A super PAC is sometimes born out of a strong sense of mission – maybe its founder cares about gun control or education reform. But other times, says Stefan Passantino, a partner at McKenna Long & Aldridge, “part of that mission is to create a client for their own consulting firm.”
Political consultants can create super PACs or political nonprofits to raise money, Passantino says, and then they can use that money to pay themselves.
“Yeah, I would say it is the new growth industry,” says Trevor Potter, former chair of the Federal Election Commission and general counsel to John McCain’s two presidential campaigns. “If you are a consultant who is part of the control group that forms a super PAC or one of these nonprofits, then you get to figure out how you are going to compensate yourself, and it is not always a matter of public record.”
Inside a ‘black box’
There are a few ways this can work. A super PAC can pay a fee to a consulting firm that is run by the same consultant who started the super PAC. That firm could charge fees on ads the super PAC buys. According to Potter, this happens in what he calls “a black box.”
“It’s actually pretty hard to figure out how much administrative costs many of these groups have, and then, how much of that is ending up back in the consultant’s pocket,” he notes.
A super PAC’s founder can be an employee of his own super PAC. “Under election laws, there is nothing improper about taking a salary out of your own super PAC,” says Ken Gross, who spent most of his career as an FEC attorney. That money is taxable, however. He notes there is also nothing improper under election laws about taking money you have raised and spending it on personal items.
“Right now, there are 109 super PACs in our data that reported spending money but have made no independent expenditures,” says Sheila Krumholz, who tracks political spending at the Center for Responsive Politics. All they are doing, Krumholz explains, is paying staff and consultants to help them raise more money. “They are capitalizing on political interests in order to siphon off money that would otherwise go to support candidates and parties, and instead, they are using it for their own personal enrichment.”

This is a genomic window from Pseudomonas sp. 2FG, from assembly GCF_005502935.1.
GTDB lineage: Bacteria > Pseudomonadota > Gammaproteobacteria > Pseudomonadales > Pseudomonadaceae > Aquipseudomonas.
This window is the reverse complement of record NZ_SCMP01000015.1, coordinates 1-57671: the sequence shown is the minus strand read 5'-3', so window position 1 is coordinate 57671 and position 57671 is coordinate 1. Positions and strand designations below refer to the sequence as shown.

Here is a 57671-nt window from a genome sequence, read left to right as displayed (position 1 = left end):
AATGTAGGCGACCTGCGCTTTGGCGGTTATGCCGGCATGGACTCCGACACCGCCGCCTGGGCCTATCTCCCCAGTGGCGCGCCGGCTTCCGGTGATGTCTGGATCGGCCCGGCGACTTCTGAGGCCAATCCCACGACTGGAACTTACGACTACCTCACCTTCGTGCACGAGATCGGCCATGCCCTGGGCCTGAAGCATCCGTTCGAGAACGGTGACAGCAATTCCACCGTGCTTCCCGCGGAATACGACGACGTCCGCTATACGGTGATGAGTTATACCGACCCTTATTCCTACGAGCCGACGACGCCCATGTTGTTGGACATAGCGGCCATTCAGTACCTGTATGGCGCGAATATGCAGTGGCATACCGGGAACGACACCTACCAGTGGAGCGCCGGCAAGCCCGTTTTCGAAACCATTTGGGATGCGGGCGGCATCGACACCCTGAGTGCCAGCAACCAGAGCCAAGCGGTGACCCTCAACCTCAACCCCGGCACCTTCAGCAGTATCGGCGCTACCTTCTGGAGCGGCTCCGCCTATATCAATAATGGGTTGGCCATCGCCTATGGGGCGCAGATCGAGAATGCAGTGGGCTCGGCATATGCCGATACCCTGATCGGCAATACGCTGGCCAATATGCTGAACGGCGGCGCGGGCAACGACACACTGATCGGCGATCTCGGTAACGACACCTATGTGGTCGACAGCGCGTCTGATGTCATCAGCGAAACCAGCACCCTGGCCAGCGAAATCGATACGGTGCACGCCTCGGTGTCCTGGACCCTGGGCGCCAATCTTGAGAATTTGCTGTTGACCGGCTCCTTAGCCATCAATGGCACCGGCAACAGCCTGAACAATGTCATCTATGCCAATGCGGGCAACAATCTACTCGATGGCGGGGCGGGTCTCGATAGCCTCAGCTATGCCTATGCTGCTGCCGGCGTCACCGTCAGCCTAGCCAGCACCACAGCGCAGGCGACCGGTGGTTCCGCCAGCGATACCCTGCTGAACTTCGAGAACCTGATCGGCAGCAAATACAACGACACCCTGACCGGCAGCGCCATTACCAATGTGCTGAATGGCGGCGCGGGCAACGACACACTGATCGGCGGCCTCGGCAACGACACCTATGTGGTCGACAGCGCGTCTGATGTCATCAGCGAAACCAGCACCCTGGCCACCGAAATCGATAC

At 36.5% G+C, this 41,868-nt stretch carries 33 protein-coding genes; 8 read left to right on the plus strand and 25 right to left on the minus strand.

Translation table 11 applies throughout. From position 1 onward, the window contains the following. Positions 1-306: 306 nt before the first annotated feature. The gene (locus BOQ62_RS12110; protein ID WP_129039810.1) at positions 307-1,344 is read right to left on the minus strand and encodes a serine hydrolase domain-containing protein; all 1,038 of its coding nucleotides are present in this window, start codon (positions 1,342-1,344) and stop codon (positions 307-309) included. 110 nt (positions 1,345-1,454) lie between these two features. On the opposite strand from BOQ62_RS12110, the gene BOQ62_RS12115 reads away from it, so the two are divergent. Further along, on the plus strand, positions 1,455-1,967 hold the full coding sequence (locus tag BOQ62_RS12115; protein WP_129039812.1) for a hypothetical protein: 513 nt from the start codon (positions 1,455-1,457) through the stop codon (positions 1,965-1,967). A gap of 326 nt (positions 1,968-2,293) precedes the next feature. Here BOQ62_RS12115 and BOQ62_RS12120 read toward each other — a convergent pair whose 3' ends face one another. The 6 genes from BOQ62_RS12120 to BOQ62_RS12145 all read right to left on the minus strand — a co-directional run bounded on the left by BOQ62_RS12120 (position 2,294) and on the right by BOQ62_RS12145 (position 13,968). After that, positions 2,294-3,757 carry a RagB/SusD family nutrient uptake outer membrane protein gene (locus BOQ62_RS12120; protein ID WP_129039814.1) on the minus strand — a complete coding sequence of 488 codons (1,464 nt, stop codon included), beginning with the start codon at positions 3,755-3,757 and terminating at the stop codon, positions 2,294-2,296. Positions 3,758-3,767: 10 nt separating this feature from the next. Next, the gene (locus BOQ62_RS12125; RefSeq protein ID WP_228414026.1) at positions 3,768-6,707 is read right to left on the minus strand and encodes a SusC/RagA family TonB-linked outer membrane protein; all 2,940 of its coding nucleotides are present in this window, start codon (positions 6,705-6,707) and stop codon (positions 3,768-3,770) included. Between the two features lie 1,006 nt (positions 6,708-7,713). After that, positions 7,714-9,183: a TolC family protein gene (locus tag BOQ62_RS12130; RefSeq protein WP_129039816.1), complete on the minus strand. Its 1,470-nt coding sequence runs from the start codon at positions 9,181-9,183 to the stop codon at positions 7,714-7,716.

Krumholz worries that is weakening civic engagement and making the electorate even more cynical.
Easy to set up
Super PACs have only been around since 2010, and according to Potter, one reason they have proliferated is they are so easy to set up. “It has an incredibly simple one-page form you file with the FEC,” he says. “You need a treasurer and a bank account, and that’s it. You’re off and running.” And creating a political nonprofit that doesn’t have to disclose donors is not much harder.
There are, according to the FEC, about 900 active independent expenditure-only committees, commonly called super PACs, and on top of that, there are hundreds of political nonprofits that have registered with the Internal Revenue Service as 501(c)4s and 501(c)6s.
Potter says that, because there are so many super PACs and nonprofits, political consultants are busier than ever. “The good ones used to just have a campaign or a party they could work for,” he points out. “Now they have all these super PACs; so, people end up bidding for their services.”
Of course, every cycle, some super PACs whither on the vine. Richard Briffault, an election law expert at Columbia Law School, says this highlights something eve the savviest consultant should keep in mind: “At some point, they do have to get donations.”
You can start your own group, hoping it will become a steady source of income, but you have to make sure there is money in the coffers.
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